We need to let you know about some disquieting developments concerning the teaching of Classics in Greek Secondary Education. In recent years the Greek government has substantially weakened the status of Ancient Greek both at the level of the Gymnasium and of the Lyceum. FIEC has now contacted Mr Nicholaos Filis, Greece’s Minister of Education, Research and Religion, with an open letter addressing the issue and asking the Minister to intervene.
You may read the full letter below. In case you would like to support the efforts to preserve the status of Classics in Greece, you may consider signing this international petition.
“ Pisa, September 5th, 2016
I write on behalf of FIEC (International Federation of Associations of Classical Studies), a body which brings together all major associations of Classical Studies around the world.
In the past two years, our Federation has learned, with great surprise and profound concern of a steady restriction and downgrading in the teaching of Classics in Greek Secondary Education.
More specifically: According to a recent Ministerial Decision, in the three classes of the Gymnasium, one hour was eliminated from the teaching of Ancient Greek language. In the Lyceum, the restriction of Ancient Greek and Latin is also detrimental to the linguistic and cultural background of Greek pupils. In particular, in the first and the second class, the teaching of Ancient Greek was reduced by three hours (one hour in the first and two hours in the second class), while the teaching of Latin was abolished in the second and restricted in the third class to the candidates of Humanities. Similarly, the abolition of Pericles’ Funeral Speech in the third class of the Lyceum deprives schoolchildren of the acquaintance with the values of this unique text.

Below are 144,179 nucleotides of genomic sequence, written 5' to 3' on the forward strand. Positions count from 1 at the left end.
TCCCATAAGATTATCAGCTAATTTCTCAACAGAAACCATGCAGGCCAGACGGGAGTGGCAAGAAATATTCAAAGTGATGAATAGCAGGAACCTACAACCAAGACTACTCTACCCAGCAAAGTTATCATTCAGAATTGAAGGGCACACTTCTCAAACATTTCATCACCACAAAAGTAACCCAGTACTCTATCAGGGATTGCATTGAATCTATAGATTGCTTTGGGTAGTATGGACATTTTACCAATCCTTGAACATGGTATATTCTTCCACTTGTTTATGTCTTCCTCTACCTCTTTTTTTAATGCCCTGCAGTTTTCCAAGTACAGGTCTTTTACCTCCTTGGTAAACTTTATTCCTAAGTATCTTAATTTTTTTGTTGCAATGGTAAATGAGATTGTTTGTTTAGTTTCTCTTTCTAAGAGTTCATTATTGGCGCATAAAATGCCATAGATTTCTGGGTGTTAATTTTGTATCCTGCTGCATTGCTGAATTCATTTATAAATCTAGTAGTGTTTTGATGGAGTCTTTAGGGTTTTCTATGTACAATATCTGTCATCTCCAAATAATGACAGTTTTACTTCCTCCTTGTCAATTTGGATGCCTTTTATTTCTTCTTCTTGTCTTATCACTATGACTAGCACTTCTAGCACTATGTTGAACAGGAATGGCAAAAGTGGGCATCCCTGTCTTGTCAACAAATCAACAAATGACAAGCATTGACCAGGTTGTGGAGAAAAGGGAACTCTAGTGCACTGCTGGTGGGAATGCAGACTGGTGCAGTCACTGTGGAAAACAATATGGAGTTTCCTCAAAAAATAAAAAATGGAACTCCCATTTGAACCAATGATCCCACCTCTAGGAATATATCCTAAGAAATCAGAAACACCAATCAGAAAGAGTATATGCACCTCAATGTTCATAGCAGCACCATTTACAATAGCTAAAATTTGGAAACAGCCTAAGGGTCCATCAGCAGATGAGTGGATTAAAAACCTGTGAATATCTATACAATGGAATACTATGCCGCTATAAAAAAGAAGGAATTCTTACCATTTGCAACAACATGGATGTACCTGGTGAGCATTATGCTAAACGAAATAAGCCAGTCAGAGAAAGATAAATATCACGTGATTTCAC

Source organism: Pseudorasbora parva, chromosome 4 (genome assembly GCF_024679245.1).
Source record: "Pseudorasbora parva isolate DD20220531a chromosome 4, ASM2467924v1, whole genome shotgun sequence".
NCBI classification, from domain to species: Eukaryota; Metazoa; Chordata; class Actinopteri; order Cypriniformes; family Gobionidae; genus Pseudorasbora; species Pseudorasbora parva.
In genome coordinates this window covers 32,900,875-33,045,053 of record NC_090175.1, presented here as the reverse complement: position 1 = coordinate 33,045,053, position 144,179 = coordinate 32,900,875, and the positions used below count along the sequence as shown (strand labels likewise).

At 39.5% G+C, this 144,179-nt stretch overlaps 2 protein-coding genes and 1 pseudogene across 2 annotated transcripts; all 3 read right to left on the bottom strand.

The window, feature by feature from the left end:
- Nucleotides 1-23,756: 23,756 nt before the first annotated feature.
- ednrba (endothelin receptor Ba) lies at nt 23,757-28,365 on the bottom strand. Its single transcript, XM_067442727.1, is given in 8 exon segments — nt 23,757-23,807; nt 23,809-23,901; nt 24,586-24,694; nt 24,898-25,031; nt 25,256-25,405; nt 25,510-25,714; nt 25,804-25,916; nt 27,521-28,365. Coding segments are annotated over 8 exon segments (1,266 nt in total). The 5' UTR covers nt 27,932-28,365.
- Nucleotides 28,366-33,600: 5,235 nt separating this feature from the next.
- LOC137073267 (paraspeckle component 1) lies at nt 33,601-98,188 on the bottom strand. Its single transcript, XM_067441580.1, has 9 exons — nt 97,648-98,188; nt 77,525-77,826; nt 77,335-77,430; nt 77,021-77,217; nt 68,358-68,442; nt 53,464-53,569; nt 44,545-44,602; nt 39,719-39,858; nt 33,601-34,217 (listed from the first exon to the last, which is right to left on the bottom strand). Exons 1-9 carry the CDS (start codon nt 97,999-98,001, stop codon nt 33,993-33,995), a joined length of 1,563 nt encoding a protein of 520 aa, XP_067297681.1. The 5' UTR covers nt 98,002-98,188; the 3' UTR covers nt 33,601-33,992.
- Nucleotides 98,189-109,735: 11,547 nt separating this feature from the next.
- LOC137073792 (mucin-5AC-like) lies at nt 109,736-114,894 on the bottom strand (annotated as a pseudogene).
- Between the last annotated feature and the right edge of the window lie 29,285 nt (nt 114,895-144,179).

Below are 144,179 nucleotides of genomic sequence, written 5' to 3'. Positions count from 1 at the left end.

In the current year we hear that a more radical downgrading in Classics is imminent, since the Head of the Committee for the Dialogue in Education has proposed the abolition of the teaching of the original Ancient Greek texts from the Gymnasium and its restriction in the Lyceum only to those wishing to take Humanities in Higher Education.
All these measures will deal a heavy blow to Classical Education: if eventually applied in Greece, the birthplace of Classical Civilization, they will significantly weaken the younger generation’s skills in oral and written communication, clarity of expression and critical thinking. This is all the more unfortunate, since such measures go against the practice adopted in many countries, where the teaching of Classics has been recognized as an important instrument for the knowledge of our common roots in language and culture.
As an International Organization devoted to the promotion of Classical Studies, we ask you, as
Greek Minister of Education, to intervene to prevent downgrading the Humanities and support the teaching of classical languages and literature, thus enabling Greek youth to take full advantage of the substantial benefits of classical tradition in language and culture.
Looking forward to your reply, I remain
Franco Montanari (FIEC President)”